Women protest outside maternity hospitals over Covid restrictions

Birthing partners must be reclassified as ‘essential’, says TD

 Six week old Éabha pictured with her mother, Shauna Gillan  at the Coombe Women’s Hospital at a protest by the Association for the Improvement in the Maternoty Services. Photograph: Colin Keegan, Collins Dublin

Six week old Éabha pictured with her mother, Shauna Gillan at the Coombe Women’s Hospital at a protest by the Association for the Improvement in the Maternoty Services. Photograph: Colin Keegan, Collins Dublin

 

A series of protests have taken place outside maternity hospitals across the State as coronavirus restrictions excluding partners from attending with expectant mothers continue.

The Association for Improvements in Maternity Services (AIMS) held a series of protests at Holles Street and the Coombe in Dublin, as well as hospitals in Donegal and Louth calling for leadership and joined-up thinking to resolve the issue as quickly as possible.

Despite a HSE circular calling on hospitals to facilitate partners to attend visits, in many instances restrictions are being kept in place at local level.

Dr Krysia Lynch, chair of AIMs said Minister for Health Stephen Donnelly needed to take the lead on this problem. Risk assessments of all hospitals are also needed, she added.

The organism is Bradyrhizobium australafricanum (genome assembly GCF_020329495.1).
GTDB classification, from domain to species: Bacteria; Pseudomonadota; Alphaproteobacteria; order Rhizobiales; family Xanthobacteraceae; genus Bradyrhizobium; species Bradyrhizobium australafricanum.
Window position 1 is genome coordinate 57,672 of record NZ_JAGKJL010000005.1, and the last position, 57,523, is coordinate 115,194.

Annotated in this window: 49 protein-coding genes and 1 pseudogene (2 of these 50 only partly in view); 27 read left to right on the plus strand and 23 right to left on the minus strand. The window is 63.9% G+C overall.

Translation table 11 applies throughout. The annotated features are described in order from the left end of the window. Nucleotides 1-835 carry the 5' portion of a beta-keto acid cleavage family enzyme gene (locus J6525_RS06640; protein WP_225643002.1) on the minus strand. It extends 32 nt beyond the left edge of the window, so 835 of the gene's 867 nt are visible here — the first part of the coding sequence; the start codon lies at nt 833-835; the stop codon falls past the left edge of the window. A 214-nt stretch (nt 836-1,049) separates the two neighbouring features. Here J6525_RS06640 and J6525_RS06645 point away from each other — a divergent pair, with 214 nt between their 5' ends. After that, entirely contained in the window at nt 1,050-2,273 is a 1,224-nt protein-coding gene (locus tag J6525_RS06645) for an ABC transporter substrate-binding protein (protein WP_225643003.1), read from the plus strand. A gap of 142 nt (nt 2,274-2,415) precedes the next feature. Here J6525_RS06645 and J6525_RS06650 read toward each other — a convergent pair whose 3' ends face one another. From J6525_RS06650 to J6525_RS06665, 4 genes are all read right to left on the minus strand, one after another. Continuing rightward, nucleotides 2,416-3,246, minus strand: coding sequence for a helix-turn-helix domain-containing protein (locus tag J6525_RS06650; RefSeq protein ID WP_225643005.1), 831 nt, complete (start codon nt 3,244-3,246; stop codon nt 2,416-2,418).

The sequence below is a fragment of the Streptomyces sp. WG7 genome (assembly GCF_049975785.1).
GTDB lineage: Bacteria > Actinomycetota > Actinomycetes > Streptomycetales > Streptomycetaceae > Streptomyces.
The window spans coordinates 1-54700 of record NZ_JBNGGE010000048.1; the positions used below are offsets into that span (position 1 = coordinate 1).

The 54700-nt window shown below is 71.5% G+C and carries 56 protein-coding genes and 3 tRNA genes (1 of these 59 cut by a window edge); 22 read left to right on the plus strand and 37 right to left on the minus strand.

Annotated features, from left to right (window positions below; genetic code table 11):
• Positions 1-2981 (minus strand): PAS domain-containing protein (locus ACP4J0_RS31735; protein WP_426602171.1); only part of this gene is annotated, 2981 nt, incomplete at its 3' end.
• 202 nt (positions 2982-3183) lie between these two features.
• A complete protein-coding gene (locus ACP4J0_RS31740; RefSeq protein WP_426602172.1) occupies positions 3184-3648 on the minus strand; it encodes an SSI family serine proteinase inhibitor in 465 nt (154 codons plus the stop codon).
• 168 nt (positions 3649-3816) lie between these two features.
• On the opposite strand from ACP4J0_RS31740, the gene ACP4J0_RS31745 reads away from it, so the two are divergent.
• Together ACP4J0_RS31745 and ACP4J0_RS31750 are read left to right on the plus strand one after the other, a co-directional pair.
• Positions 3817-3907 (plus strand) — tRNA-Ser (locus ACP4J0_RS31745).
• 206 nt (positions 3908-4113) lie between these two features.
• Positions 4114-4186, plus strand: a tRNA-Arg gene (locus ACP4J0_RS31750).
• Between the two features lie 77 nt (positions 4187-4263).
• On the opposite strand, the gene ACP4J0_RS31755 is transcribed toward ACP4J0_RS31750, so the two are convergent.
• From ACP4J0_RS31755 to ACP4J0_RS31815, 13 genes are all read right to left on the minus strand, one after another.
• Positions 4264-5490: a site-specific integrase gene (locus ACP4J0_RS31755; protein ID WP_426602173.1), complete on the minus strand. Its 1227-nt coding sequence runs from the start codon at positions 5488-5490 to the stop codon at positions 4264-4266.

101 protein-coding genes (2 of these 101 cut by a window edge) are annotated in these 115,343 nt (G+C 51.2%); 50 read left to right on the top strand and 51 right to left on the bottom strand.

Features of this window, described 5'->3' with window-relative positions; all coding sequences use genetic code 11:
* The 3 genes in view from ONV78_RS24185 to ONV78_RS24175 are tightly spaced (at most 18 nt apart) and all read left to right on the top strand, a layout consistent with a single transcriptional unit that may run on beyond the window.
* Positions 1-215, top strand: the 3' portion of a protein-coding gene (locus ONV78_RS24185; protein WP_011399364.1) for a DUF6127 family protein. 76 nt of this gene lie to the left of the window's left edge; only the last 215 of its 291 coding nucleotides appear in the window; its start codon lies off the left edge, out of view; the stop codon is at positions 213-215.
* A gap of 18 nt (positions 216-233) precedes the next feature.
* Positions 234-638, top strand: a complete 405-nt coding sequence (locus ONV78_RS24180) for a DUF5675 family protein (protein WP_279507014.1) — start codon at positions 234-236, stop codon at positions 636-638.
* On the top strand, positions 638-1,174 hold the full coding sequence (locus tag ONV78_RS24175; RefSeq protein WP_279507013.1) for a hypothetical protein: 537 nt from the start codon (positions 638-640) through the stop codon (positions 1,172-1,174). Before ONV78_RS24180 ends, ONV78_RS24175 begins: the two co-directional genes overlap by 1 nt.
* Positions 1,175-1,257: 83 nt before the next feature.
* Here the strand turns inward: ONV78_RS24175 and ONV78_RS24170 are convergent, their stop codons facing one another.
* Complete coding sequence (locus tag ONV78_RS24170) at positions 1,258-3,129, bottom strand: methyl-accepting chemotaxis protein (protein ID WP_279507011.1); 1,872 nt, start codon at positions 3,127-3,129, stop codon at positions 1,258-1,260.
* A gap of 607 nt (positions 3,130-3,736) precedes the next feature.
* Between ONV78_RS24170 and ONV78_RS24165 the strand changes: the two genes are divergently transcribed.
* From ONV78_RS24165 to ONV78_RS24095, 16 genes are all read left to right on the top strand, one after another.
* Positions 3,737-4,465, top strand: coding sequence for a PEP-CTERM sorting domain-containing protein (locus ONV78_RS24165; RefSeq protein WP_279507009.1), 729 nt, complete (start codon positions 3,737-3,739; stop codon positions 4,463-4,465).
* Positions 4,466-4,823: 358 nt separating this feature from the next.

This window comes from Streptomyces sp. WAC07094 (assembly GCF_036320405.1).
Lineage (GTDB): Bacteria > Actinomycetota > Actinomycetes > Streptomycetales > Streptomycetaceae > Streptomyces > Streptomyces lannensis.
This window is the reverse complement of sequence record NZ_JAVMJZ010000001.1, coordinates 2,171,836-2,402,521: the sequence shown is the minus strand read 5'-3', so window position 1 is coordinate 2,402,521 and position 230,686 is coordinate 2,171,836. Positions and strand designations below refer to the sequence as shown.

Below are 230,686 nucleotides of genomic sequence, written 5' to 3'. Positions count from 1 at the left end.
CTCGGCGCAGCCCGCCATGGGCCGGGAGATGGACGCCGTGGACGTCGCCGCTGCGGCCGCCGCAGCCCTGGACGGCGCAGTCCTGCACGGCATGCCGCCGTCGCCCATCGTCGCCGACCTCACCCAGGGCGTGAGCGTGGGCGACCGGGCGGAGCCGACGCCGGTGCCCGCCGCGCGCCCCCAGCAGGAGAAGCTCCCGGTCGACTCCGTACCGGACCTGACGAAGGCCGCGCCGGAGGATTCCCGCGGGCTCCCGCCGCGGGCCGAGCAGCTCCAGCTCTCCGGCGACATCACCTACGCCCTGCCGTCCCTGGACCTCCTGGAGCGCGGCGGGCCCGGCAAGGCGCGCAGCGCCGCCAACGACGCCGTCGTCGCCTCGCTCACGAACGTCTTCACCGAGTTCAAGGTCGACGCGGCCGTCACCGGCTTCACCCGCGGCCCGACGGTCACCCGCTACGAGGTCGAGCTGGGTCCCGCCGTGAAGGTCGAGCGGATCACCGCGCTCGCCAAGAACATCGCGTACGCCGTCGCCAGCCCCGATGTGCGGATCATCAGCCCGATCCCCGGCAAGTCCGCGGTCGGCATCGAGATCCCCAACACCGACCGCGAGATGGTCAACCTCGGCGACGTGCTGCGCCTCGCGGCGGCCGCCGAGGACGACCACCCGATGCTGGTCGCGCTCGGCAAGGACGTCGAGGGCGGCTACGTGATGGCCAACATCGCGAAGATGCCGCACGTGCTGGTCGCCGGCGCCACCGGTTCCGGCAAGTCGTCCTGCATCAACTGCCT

“Everyone is just passing the buck and you have pregnant people, their partners and mums with new babies stuck in the middle.”

Separating women from their birthing partner only results in fear, anxiety and physical and mental trauma for the mother and baby, said Dr Lynch, adding that a “clear timeline” was needed on lifting the restrictions.

On Tuesday, Taoiseach Micheal Martin reiterated his view that there is no need now for restrictions on husbands and partners visiting maternity hospitals.

Mr Martin said he had spoken to the HSE chief executive and would engage again with the HSE in terms of telling the national clinical director but also “clinical directors across each hospital to facilitate such access”.

The Taoiseach was responding to Labour leader Alan Kelly who asked “when will we have consistency across the board with all the maternity services allowing husbands and partners being allowed in at critical moments”.

Mr Kelly said “the husbands and partners of pregnant women can go to Penney’s and click and collect clothes for their children.

“They can buy equipment they can get their hair but they can’t attend maternity services.”

He said this was still happening despite the Taoiseach, the Chief medical officer and the chief executive of the HSE saying it was wrong.

“The chief medical officer said there was no good reason for maternity hospitals to restrict visits from partners,” Mr Kelly said as he asked “who’s in charge”.

The Tipperary TD said Co Cork woman Linda Kelly said it that leaving hospital after she gave birth was “like being released from prison”. Mr Kelly said the policy as “barbaric”

Mr Martin said he agreed with him “100 per cent there is no need now for these restrictions at all”

The Taoiseach said earlier that he would engage again with the HSE to tell “clinical directors across each hospital to facilitate such access”.

Women’s birthing partners must be reclassified as an “essential accompanying person” for their entire maternity journey and should not be treated as an “optional extra”, Social Democrats TD Holly Cairns said.